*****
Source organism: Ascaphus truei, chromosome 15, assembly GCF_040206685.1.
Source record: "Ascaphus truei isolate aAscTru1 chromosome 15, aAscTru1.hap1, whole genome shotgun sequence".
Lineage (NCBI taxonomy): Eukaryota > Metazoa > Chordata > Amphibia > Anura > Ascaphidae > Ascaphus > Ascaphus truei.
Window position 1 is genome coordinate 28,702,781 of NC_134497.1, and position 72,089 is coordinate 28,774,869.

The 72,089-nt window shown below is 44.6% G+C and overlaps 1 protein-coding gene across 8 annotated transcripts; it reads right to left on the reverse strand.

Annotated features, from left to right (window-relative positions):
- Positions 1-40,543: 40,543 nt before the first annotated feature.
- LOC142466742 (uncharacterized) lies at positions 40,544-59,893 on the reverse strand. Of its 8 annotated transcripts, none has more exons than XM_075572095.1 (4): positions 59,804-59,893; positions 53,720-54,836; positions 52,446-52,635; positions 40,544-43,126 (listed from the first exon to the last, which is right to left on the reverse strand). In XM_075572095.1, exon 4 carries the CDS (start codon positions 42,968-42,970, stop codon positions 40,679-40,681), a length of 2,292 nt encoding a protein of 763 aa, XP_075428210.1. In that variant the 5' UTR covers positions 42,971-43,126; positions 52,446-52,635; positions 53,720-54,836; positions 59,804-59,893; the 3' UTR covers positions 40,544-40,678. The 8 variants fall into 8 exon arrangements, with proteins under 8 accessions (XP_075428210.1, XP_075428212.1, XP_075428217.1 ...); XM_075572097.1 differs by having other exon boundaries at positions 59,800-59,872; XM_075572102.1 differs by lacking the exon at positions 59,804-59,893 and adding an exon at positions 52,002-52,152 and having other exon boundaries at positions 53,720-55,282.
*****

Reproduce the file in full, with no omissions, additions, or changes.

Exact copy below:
Source organism: Ascaphus truei, chromosome 15, assembly GCF_040206685.1.
Source record: "Ascaphus truei isolate aAscTru1 chromosome 15, aAscTru1.hap1, whole genome shotgun sequence".
Lineage (NCBI taxonomy): Eukaryota > Metazoa > Chordata > Amphibia > Anura > Ascaphidae > Ascaphus > Ascaphus truei.
Window position 1 is genome coordinate 28,702,781 of NC_134497.1, and position 72,089 is coordinate 28,774,869.

The 72,089-nt window shown below is 44.6% G+C and overlaps 1 protein-coding gene across 8 annotated transcripts; it reads right to left on the reverse strand.

Annotated features, from left to right (window-relative positions):
- Positions 1-40,543: 40,543 nt before the first annotated feature.
- LOC142466742 (uncharacterized) lies at positions 40,544-59,893 on the reverse strand. Of its 8 annotated transcripts, none has more exons than XM_075572095.1 (4): positions 59,804-59,893; positions 53,720-54,836; positions 52,446-52,635; positions 40,544-43,126 (listed from the first exon to the last, which is right to left on the reverse strand). In XM_075572095.1, exon 4 carries the CDS (start codon positions 42,968-42,970, stop codon positions 40,679-40,681), a length of 2,292 nt encoding a protein of 763 aa, XP_075428210.1. In that variant the 5' UTR covers positions 42,971-43,126; positions 52,446-52,635; positions 53,720-54,836; positions 59,804-59,893; the 3' UTR covers positions 40,544-40,678. The 8 variants fall into 8 exon arrangements, with proteins under 8 accessions (XP_075428210.1, XP_075428212.1, XP_075428217.1 ...); XM_075572097.1 differs by having other exon boundaries at positions 59,800-59,872; XM_075572102.1 differs by lacking the exon at positions 59,804-59,893 and adding an exon at positions 52,002-52,152 and having other exon boundaries at positions 53,720-55,282.